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Congress of the Republic of Guatemala

Congreso de la República de Guatemala
Shirley Rivera, Vamos
since 14 January 2022
1st Vice President
Boris España, Todos
since 14 January 2023
2nd Vice President
Sergio Arana, Vamos
since 14 January 2023
3rd Vice President
Hérber Melgar Padilla, FCN
since 14 January 2023
1st Secretary
Mynor Mejía Popol, Vamos
since 14 January 2022
Seats160 members
Political groups
  WINAQ: 1 seat
  VOS: 4 seats
  SEMILLA: 24 seats
  UNE: 27 seats
  ELEFANTE: 1 seat
  Cambio: 1 seat
  CREO: 3 seats
  BIEN: 4 seats
  CABAL: 18 seats
  AZUL: 1 seat
  VAMOS: 40 seats
  PPN: 5 seats
  VICTORIA: 3 seats
  VIVA: 9 seats
  TODOS: 6 seats
  VALOR: 13 seats
Closed-list proportional representation
Last election
25 June 2023
Next election
Meeting place
Guatemala City

The Congress of the Republic (Spanish: Congreso de la República) is the unicameral legislature of the Republic of Guatemala. The Guatemalan Congress is made up of 160 deputies who are elected by direct universal suffrage to serve four-year terms. The electoral system is closed party list proportional representation. 31 of the deputies are elected on a nationwide list, whilst the remaining 127 deputies are elected in 22 multi-member constituencies. Each of Guatemalas's 22 departments serves as a district, with the exception of the department of Guatemala containing the capital, which on account of its size is divided into two (distrito central and distrito Guatemala). Departments are allocated seats based on their population size and they are shown in the table below.

Deputies by Department

Department Deputies
Listado Nacional 31
Distrito Central 19
Alta Verapaz 9
Baja Verapaz 2
Chimaltenango 5
Chiquimula 3
El Progreso 1
Escuintla 6
Guatemala (Distrito) 11
Huehuetenango 10
Izabal 3
Jalapa 3
Jutiapa 4
Petén 4
Quetzaltenango 7
Quiché 8
Retalhuleu 3
Sacatepéquez 3
San Marcos 9
Santa Rosa 3
Sololá 3
Suchitepéquez 5
Totonicapán 4
Zacapa 2
Total 160


Guatemala had a bicameral legislature in the 1845 constitution. It was replaced with unicameral Chamber of Representatives (Spanish: Cámara de Representantes), which was reformulated as National Assembly (Spanish: Asamblea Nacional) in 1879, which was replaced by Congress of the Republic in 1945.[1]

Political culture

It is not uncommon for deputies to change parties during the legislature's term or to secede from a party and create a new party or congressional block.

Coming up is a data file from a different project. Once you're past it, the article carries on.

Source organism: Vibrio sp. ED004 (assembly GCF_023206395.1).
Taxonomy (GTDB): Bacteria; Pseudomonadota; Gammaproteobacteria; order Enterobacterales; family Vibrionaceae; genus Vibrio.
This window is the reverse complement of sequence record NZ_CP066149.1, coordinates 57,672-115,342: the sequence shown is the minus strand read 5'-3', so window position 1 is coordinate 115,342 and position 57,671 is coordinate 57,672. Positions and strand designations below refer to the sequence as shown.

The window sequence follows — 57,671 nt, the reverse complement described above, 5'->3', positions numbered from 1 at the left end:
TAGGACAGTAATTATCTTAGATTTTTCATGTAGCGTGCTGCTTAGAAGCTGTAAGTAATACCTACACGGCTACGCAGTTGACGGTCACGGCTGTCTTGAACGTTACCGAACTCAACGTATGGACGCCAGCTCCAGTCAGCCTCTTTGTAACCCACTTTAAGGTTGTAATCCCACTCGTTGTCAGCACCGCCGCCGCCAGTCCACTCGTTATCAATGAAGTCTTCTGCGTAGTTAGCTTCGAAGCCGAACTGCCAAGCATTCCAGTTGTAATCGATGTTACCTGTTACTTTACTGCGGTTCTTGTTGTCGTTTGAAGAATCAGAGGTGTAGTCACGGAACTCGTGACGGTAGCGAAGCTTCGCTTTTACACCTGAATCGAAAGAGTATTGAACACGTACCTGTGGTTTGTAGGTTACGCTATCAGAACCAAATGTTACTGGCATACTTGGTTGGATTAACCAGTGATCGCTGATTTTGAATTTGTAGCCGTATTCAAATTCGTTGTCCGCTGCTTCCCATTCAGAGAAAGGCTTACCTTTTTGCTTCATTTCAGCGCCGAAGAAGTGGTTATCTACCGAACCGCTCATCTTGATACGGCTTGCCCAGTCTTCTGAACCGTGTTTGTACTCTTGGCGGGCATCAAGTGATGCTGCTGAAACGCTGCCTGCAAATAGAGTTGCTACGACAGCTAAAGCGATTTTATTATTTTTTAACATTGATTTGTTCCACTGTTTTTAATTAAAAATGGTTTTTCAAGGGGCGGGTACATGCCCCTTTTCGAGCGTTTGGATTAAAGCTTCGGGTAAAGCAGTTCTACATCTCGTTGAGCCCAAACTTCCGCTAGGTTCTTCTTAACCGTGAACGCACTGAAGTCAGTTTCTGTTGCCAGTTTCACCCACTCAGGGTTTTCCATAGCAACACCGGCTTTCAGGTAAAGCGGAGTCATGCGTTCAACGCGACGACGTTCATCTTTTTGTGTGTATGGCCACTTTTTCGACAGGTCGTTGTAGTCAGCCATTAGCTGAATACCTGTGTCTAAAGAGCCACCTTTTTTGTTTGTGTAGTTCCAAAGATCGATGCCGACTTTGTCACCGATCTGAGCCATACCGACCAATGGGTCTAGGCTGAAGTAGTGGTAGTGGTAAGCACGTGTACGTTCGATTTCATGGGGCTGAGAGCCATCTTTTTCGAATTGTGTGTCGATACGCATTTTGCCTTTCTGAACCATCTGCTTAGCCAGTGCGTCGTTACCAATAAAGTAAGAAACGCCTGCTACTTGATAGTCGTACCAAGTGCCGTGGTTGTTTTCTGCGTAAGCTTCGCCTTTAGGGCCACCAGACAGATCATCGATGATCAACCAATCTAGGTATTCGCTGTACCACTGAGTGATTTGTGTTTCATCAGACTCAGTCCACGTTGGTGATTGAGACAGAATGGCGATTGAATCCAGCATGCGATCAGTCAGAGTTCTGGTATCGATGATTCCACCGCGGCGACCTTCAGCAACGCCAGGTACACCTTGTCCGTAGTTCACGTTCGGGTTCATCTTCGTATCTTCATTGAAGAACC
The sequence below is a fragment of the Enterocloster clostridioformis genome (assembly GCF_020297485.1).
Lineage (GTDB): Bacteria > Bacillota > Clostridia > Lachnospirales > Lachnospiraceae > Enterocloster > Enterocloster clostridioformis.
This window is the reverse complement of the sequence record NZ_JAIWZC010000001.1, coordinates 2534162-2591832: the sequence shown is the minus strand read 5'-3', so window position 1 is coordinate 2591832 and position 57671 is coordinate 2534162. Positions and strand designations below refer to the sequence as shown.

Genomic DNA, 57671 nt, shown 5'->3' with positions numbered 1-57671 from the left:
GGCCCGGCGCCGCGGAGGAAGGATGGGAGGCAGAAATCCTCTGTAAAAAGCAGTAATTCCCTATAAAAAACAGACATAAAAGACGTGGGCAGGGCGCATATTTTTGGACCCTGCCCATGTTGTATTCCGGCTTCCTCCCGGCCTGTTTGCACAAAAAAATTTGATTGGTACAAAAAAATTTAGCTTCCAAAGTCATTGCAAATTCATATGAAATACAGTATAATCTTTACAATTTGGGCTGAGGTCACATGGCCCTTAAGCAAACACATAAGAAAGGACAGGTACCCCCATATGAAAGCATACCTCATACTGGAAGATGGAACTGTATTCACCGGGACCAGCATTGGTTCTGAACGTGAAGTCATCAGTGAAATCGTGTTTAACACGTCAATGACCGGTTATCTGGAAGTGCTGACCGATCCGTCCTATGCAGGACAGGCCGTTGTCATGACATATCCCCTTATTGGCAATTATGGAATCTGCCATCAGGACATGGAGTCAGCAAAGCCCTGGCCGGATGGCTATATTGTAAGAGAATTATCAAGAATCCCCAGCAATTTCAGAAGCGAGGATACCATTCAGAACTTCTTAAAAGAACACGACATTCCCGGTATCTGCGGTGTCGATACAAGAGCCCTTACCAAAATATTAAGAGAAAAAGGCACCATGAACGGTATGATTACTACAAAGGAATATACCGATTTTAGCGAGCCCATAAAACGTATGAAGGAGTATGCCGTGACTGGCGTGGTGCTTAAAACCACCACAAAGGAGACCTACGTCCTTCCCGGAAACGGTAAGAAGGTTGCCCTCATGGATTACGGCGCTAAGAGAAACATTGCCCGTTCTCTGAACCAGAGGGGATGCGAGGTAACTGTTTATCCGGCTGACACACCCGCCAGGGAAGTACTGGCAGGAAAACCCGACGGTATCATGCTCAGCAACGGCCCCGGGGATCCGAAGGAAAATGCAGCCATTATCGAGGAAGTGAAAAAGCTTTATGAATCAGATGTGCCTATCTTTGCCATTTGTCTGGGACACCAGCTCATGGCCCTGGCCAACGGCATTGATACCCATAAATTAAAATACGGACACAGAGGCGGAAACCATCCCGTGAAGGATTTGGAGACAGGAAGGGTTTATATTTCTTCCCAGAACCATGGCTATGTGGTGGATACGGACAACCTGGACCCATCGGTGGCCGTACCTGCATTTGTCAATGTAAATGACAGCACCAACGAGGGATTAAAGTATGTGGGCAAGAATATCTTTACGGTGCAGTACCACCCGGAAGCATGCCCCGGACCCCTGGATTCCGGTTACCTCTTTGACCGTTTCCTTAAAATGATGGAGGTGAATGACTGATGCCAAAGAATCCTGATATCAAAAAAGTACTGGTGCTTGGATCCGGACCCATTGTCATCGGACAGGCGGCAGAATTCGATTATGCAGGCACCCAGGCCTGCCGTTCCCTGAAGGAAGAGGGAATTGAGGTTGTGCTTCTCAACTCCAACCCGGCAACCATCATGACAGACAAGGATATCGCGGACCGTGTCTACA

The Congress of the Republic Guatemala is located in the Legislative Palace in Guatemala city.[2]

During the protests against the budget for 2021 on 21 November 2020, protestors entered the building and set parts of it on fire.[3][4][5]

Latest election

Main article: 2019 Guatemalan general election

Result of the legislative election.
National Unity of Hope717,20417.817731,01517.434754+26
National Change Union218,9145.442243,7575.811012+6
National Convergence Front210,3075.222227,1445.4268–27
Bienestar Nacional194,0674.822209,2064.9968+8
Vision with Values189,4674.702181,5884.3357+3
Humanist Party of Guatemala188,2344.672186,7764.4546New
Commitment, Renewal and Order177,6814.411189,6544.5256+1
Citizen Prosperity131,6943.271152,5403.6423New
Movement for the Liberation of Peoples121,7433.021123,0842.9401New
Unionist Party118,3372.941109,7362.6223+2
Guatemalan National Revolutionary Unity112,0372.781116,9432.7923+2
National Advancement Party110,0162.731104,9002.5012–1
Encuentro por Guatemala71,6681.78066,2501.5800–6
Productivity and Work Party29,7290.74030,6560.7300New
Valid votes4,027,42579.72
Invalid/blank votes1,024,40520.28
Total votes5,051,830100.00
Registered voters/turnout8,150,22161.98
Source: TSE, TSE, IPU

See also



  1. ^ Guatemala. Latin American series ;no. 30. 1947. hdl:2027/hvd.32044058953571.
  2. ^ "Palacio Legislativo". Congreso de la República. Retrieved 12 September 2023.
  3. ^ Wirtz, Nic; Kitroeff, Natalie (21 November 2021). "Protesters in Guatemala Set Fire to Congress Building Over Spending Cuts". New York Times. Retrieved 28 July 2021.
  4. ^ Pérez D., Sonia (21 November 2020). "Protesters burn part of Guatemala's Congress building". ABC News. Archived from the original on 21 November 2020. Retrieved 28 November 2021.
  5. ^ "Protesters set fire to Guatemalan Congress". AFP. 21 November 2020. Retrieved 28 November 2021.